141. The search for a smelly, pot-bellied intruder’ - On 23 April 2014, Operation Grange updated their appeals for information. They were now focusing on a 'smelly, pot-bellied' intruder (now known as ‘smelly bin-man’).  They had had ‘500 calls’ and claimed to have heard of a 'new sexual assault’- on a 10-year-old British girl - which allegedly took place in Praia da Luz in 2005. This case had not previously been reported to police.. Grange officers also claimed to have information about ‘18 break-ins’, of which ‘9 involved sexual assaults on British girls aged 6 to 12’. These were said to have taken place at various locations along the Algarve: 3 in Praia da Luz, 9 in Albufeira, 5 in Carvoeiro, and one in Vilamoura. Martin Hewitt, the Met’s Deputy Assistant Commissioner, said that suspect was ‘tanned, with dark hair, spoke English slowly with a foreign accent, had a pot belly, was sometimes bare-chested, may have worn a burgundy-coloured top with a white circle on the back, tended to smell badly and carried out his attacks around dawn, suggesting he might be doing early morning rubbish collections’. The Portuguese Police never confirmed these claims.          
142. A lack of police co-operation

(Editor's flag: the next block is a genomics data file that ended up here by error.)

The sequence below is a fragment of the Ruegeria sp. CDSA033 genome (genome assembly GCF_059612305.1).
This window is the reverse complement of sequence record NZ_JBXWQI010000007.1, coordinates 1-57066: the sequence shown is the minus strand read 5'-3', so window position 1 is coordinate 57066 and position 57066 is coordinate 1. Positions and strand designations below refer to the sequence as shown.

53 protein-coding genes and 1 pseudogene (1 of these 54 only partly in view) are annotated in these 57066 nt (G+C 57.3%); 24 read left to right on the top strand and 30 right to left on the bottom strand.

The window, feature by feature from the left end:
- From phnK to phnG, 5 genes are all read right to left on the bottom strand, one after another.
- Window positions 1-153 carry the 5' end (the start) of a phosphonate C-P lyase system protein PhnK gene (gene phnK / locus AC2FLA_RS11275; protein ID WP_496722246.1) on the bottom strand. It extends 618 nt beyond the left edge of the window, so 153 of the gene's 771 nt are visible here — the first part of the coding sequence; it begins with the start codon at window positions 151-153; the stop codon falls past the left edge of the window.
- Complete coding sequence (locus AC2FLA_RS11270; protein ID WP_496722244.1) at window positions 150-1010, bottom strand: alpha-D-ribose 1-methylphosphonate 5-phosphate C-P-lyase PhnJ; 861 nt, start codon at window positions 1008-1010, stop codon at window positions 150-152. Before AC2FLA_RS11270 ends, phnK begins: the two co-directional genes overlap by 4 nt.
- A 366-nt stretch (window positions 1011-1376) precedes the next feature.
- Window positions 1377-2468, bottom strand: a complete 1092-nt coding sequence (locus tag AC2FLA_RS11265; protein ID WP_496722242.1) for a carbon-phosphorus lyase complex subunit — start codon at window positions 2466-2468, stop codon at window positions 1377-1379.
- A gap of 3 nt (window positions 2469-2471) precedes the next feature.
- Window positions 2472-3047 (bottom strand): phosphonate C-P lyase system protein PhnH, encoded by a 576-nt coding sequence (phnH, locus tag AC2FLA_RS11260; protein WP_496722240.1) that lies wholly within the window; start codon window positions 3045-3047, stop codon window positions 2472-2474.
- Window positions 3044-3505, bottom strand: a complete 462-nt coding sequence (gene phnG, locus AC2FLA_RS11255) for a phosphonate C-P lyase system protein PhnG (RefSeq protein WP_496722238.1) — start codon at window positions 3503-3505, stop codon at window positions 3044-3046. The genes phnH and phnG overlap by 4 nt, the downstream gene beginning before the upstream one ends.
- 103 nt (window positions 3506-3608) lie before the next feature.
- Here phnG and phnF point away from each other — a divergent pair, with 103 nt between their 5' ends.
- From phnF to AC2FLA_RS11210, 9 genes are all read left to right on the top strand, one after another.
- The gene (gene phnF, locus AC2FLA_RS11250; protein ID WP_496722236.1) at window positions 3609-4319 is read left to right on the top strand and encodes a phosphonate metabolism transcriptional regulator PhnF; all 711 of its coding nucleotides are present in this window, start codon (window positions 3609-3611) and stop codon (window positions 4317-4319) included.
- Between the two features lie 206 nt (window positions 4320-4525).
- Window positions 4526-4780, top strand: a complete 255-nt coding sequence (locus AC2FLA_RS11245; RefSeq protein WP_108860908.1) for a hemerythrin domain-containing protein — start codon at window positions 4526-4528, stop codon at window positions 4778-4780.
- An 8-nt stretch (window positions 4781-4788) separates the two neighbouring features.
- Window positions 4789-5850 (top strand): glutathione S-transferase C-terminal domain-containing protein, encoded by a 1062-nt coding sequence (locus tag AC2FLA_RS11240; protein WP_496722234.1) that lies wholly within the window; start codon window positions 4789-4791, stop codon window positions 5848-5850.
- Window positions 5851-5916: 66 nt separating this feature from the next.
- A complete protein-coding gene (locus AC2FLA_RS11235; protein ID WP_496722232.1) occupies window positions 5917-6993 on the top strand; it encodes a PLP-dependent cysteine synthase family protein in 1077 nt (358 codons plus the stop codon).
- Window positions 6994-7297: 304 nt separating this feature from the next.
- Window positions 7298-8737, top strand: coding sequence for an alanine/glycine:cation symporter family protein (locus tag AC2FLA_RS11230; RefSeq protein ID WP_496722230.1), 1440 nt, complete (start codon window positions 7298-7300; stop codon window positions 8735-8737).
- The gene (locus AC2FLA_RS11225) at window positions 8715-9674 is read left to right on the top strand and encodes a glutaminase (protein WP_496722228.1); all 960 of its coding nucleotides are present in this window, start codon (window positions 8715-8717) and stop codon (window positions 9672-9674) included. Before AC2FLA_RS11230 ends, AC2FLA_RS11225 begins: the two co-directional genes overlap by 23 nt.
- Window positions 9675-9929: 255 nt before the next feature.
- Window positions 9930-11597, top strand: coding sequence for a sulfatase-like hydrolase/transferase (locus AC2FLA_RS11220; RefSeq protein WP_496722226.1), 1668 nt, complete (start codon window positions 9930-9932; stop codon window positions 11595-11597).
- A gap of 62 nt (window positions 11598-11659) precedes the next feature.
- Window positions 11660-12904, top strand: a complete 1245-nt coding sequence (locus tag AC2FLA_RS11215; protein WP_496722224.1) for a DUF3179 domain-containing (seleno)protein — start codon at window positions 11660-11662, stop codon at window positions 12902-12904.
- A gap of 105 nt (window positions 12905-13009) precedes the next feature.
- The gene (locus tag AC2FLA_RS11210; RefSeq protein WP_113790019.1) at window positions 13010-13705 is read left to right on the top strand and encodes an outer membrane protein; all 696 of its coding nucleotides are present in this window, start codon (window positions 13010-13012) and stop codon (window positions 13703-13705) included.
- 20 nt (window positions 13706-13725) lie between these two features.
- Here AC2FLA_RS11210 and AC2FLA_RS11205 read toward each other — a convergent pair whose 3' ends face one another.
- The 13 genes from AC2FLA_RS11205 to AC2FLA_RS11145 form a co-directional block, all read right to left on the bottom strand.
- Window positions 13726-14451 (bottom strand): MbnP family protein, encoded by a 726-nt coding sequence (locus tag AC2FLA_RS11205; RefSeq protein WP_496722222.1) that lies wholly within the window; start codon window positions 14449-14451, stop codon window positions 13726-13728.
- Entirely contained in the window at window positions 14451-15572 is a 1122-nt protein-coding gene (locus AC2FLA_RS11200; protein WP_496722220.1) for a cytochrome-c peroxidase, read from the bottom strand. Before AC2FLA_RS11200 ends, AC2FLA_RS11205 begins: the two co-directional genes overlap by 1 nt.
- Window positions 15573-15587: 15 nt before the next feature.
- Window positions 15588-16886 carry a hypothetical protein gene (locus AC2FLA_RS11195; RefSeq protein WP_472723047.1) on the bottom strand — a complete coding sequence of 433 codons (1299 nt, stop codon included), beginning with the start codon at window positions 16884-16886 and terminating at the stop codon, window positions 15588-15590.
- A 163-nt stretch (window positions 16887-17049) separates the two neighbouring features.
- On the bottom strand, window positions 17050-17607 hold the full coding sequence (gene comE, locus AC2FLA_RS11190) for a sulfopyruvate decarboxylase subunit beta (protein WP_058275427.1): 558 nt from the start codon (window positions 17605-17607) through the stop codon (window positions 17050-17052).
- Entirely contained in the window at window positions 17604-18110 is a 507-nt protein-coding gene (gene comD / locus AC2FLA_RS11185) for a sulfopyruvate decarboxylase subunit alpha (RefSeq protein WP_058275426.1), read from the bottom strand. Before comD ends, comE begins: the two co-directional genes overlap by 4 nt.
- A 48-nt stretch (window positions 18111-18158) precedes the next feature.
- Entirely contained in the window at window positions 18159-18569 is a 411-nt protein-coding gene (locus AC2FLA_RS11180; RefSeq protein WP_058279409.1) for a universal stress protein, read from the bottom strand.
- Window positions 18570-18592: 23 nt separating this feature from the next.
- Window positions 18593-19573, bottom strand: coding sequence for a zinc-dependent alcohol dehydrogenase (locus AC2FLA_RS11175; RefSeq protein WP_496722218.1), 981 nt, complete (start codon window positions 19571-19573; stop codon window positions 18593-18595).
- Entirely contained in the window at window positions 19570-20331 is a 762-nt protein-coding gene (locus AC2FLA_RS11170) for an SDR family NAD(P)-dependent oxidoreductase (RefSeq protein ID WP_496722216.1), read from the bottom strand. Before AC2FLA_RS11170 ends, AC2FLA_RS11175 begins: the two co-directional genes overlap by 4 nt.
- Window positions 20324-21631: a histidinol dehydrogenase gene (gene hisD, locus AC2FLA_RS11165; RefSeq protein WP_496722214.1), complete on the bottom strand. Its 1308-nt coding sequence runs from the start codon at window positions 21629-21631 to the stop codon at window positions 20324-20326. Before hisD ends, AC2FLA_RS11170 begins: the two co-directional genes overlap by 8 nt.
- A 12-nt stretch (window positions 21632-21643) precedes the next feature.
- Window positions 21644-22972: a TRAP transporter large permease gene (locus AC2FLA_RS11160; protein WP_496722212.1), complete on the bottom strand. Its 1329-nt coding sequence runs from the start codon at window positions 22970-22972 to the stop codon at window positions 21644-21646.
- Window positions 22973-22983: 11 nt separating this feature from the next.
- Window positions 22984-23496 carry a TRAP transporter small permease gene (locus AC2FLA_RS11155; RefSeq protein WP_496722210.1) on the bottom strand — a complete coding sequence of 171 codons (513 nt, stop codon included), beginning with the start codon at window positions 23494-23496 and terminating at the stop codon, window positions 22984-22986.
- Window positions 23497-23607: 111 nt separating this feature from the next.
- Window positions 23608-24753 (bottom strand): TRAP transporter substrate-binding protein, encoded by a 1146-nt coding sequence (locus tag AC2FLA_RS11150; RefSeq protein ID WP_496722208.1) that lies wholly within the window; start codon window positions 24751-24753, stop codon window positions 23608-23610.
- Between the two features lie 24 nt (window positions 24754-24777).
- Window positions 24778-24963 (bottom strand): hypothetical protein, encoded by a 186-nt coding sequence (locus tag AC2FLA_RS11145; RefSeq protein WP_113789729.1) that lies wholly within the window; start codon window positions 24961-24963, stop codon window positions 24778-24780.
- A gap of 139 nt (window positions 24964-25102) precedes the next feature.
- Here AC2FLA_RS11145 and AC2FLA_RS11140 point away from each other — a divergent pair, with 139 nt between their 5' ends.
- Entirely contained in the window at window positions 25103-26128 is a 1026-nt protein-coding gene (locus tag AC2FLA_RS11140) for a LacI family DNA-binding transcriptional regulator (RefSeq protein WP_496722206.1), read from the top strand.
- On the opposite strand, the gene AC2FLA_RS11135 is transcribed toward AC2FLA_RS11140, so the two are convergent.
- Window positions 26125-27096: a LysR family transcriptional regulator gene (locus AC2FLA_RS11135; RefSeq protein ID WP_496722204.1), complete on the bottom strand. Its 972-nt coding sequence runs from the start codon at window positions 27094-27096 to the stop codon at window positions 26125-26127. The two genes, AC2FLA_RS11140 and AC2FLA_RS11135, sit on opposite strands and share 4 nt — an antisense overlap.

On the same day (23 April), news emerged that the Portuguese Police had refused Operation Grange’s request to set up a ‘joint investigation team’ This confirmed earlier reports that suggested a complete lack of co-operation between the two police forces. One report said they were ‘at war’.

143. ‘Police closing in on a man with a burgundy top’ - On 28 April 2014, the Daily Express reported that former Scotland Yard detective Peter Bleksley had been to the Algarve and discovered that the burgundy-coloured top, said to be worn by ‘smelly bin-man’, was ‘a rare design produced by beer company Super Bock, given away free to loyal customers’. He claimed that police could trace who was given one. Again, nothing came of this, although some time later, the Daily Star, sister paper to the Express, made the sensational - but, once again, false - claim that ‘Police are closing in on the prime suspect in Madeleine McCann's disappearance’.

144. A search in Portugal with helicopters, sniffer dogs and pickaxes -